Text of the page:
Palestinians in Gaza say they have nowhere to run as they brace for Israel to escalate military operations on Rafah.
Rafah, Gaza Strip – Seham al-Najjar and her family have nowhere else to run if Israel intensifies its assault on Rafah, a town in southernmost Gaza. Like 1.8 million people, Seham fled to Rafah in search of relative safety from Israel’s relentless bombardment and ground invasion in other parts of the Gaza Strip.
She arrived weeks ago with 20 members of her family from Khan Younis, a city that Israel designated as “safe” at the start of the war and then reduced to rubble in December. Seham fears that Rafah could suffer an even worse fate.
Israeli Prime Minister “Benjamin Netanyahu wants to take this area from [Palestinians] and give it to the Zionists,” Seham, 30, told media. “Nowhere in Gaza is safe.”
Hundreds of thousands of Palestinians in Rafah are bracing for an Israeli onslaught that could add to the long list of atrocities committed in Gaza, according to rights groups and United Nations agencies.
They said Israel has deliberately and disproportionately targeted civilians in Gaza in retaliation for Hamas’s surprise attack on Israeli communities and military outposts on October 7, in which 1,139 people were killed and 240 taken as captives into Gaza by fighters from the Qassam Brigades and other armed Palestinian groups.
Israel has responded by killing 27,000 Palestinians and injuring more than 66,000 in attacks that have reduced most of Gaza to rubble, including homes, hospitals, museums and universities.
The carnage has killed more than 1 percent of Gaza’s population in just four months, prompting the International Court of Justice to warn last month that genocide is “plausible” in Gaza.
The UN says “everything must be done” to halt a planned offensive on Rafah, but Israel has disregarded the concerns and killed scores of people in the city already.
The family has been displaced multiple times since October 7, first fleeing their home in Jabalia refugee camp to Khan Younis, where they took shelter in a factory for a couple of months.
With Khan Younis increasingly pounded by Israeli forces, they realised there was no safety to be had there, and they left for Rafah, where most of the displaced civilians are staying in schools and residential buildings or sleeping in tents pitched on cold streets.
“This is the last place in Gaza… If they attack us here, then where else can we go?” Feryal asked. “We’ll have to stay here and die.”
Even if Israel delays its offensive on Rafah, thousands of civilians could die of starvation in Gaza. Most have little access to food or clean water due to Israel’s policy of blocking the delivery of aid.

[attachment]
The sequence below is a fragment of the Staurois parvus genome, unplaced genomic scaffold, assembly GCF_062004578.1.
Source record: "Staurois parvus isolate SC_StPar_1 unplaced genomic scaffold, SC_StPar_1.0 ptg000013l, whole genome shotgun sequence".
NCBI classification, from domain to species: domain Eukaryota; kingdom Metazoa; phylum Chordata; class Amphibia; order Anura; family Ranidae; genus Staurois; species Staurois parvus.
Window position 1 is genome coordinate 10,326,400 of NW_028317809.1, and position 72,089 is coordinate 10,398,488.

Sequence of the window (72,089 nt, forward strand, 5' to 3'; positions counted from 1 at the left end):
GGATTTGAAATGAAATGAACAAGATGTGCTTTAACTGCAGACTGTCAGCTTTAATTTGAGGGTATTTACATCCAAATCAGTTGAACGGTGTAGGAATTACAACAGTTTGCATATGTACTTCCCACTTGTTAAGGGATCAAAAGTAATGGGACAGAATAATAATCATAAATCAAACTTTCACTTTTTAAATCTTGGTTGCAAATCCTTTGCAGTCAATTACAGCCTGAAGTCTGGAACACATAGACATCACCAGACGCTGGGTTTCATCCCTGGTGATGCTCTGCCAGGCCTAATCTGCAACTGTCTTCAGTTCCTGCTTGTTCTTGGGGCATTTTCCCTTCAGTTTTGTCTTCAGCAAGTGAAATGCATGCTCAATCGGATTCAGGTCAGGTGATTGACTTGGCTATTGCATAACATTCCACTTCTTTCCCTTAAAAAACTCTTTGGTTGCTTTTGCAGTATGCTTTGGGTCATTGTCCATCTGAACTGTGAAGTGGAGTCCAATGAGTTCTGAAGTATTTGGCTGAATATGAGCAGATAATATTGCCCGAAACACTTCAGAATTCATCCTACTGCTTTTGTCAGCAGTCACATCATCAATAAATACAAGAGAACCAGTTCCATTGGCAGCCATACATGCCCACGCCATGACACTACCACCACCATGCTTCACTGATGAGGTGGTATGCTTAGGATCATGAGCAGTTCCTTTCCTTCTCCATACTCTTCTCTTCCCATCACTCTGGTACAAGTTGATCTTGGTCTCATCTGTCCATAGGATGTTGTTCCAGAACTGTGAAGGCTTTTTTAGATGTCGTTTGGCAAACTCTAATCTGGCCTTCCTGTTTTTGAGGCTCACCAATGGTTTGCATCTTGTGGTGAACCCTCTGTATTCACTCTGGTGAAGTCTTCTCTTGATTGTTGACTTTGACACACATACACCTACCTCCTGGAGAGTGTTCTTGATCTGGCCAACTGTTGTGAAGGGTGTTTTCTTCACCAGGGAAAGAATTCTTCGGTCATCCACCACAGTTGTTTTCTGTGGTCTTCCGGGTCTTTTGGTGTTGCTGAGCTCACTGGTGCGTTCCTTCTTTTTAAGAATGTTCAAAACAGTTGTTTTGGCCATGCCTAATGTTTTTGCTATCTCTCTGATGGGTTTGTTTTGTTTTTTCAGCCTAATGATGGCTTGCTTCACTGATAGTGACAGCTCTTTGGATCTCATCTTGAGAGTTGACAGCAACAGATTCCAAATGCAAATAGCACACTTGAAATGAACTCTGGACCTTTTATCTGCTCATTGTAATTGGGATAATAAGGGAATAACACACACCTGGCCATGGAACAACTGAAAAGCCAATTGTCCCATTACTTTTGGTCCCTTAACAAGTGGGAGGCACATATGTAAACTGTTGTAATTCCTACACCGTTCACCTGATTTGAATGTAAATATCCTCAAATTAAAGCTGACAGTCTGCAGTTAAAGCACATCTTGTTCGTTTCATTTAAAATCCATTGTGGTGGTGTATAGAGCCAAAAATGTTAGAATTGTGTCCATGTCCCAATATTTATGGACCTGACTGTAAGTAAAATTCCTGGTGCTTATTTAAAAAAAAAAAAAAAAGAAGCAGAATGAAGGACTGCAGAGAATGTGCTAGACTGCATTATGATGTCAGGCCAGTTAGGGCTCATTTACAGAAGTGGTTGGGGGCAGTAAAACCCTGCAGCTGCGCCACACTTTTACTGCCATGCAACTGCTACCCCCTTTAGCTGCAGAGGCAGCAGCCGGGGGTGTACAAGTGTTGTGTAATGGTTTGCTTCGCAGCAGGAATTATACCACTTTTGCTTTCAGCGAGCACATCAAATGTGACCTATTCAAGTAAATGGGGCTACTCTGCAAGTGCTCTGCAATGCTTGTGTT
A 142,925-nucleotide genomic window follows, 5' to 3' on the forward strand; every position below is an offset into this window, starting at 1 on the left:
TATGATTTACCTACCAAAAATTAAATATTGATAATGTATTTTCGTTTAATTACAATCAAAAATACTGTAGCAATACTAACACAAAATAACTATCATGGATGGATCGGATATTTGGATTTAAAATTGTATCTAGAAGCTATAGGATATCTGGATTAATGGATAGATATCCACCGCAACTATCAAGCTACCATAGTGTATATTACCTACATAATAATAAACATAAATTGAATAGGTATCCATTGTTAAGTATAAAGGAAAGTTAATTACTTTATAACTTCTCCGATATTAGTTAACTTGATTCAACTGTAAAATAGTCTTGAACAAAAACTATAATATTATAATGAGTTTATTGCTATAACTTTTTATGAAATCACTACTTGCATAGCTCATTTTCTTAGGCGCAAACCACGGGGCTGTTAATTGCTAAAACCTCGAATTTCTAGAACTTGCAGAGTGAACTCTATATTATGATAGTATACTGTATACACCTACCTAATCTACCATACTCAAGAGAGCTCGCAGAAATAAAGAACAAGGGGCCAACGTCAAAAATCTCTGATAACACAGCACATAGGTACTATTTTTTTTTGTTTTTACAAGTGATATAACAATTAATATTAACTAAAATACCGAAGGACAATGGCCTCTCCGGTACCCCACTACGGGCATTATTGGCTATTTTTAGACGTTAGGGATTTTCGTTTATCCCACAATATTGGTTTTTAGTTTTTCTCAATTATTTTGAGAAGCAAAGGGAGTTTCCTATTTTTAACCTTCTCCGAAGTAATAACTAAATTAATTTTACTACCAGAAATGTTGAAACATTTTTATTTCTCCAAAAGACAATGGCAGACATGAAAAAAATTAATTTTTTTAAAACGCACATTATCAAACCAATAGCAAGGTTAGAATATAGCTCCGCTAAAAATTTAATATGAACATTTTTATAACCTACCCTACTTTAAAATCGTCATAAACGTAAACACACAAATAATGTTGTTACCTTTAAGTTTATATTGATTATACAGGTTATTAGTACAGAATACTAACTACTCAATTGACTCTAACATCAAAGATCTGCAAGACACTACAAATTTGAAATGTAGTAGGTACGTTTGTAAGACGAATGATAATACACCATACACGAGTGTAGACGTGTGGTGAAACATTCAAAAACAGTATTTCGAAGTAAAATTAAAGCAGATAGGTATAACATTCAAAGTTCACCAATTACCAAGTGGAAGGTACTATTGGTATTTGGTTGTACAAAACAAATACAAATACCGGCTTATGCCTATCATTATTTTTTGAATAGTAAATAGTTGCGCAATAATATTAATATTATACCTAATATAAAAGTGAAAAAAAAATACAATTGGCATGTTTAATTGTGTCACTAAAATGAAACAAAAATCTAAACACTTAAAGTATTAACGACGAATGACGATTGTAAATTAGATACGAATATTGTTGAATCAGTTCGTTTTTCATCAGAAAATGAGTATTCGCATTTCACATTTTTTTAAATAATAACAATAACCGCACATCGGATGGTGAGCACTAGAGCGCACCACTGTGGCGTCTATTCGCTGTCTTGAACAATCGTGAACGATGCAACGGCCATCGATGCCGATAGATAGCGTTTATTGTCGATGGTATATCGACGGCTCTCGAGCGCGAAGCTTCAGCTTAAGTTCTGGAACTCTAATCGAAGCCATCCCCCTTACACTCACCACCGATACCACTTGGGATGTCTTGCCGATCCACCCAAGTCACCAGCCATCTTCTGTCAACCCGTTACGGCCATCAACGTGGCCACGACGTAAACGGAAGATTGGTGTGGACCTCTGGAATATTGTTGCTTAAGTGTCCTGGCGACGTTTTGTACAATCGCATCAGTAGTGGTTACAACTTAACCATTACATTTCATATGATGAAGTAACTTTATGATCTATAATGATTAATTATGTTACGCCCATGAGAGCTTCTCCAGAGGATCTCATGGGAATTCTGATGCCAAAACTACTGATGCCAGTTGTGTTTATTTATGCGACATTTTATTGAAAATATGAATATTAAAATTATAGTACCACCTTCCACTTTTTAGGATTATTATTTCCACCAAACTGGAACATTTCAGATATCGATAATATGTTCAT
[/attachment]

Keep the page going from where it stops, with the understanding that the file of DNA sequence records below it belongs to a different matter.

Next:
Israel has also razed farm areas as part of what Human Rights Watch said is a broader policy of using starvation as a weapon of war – a war crime.
“Every day for the last four months”, Feryal said, “we heard news that there may be a possible ceasefire, but one never arrived.
“Now we need a ceasefire. Enough of this nonsense.”
Netanyahu says Israel wants to control the Philadelphi Corridor, the strip of land on the border between the Gaza Strip and Egypt, to ensure that Hamas cannot smuggle weapons into Gaza.
But any operation to control that border may drive hundreds of thousands of Palestinians over the border into Egypt, according to Palestinians in Gaza and Egyptian officials.
Egyptian President Abdel Fattah el-Sisi has consistently been against “the dilution of the Palestinian cause” by driving Palestinians off their lands and leaving them to fight for their right of return as past generations of Palestinian refugees are doing.
Egypt said Israel should allow Palestinians to return to northern Gaza before any sort of military operation begins in Rafah.
Cairo also warned that any attempt by Israel to control the Philadelphi Corridor risks upending the 1979 Camp David Accords, a peace deal between Egypt and Israel that demilitarised the border.
“It’s hard to anticipate what the next step is going to be [for Egypt] should such an Israeli attack [on Rafah] materialise,” said an expert on Egypt, who requested anonymity due to the sensitivity of the subject. “Egypt’s agency is limited in this situation.”
Meanwhile, Seham is living with her fears that the world is going to allow Israel to commit massacres in Rafah.
“We are waiting to be martyred,” she said.
“We know that wherever we go and whatever we do, we’ll be killed.”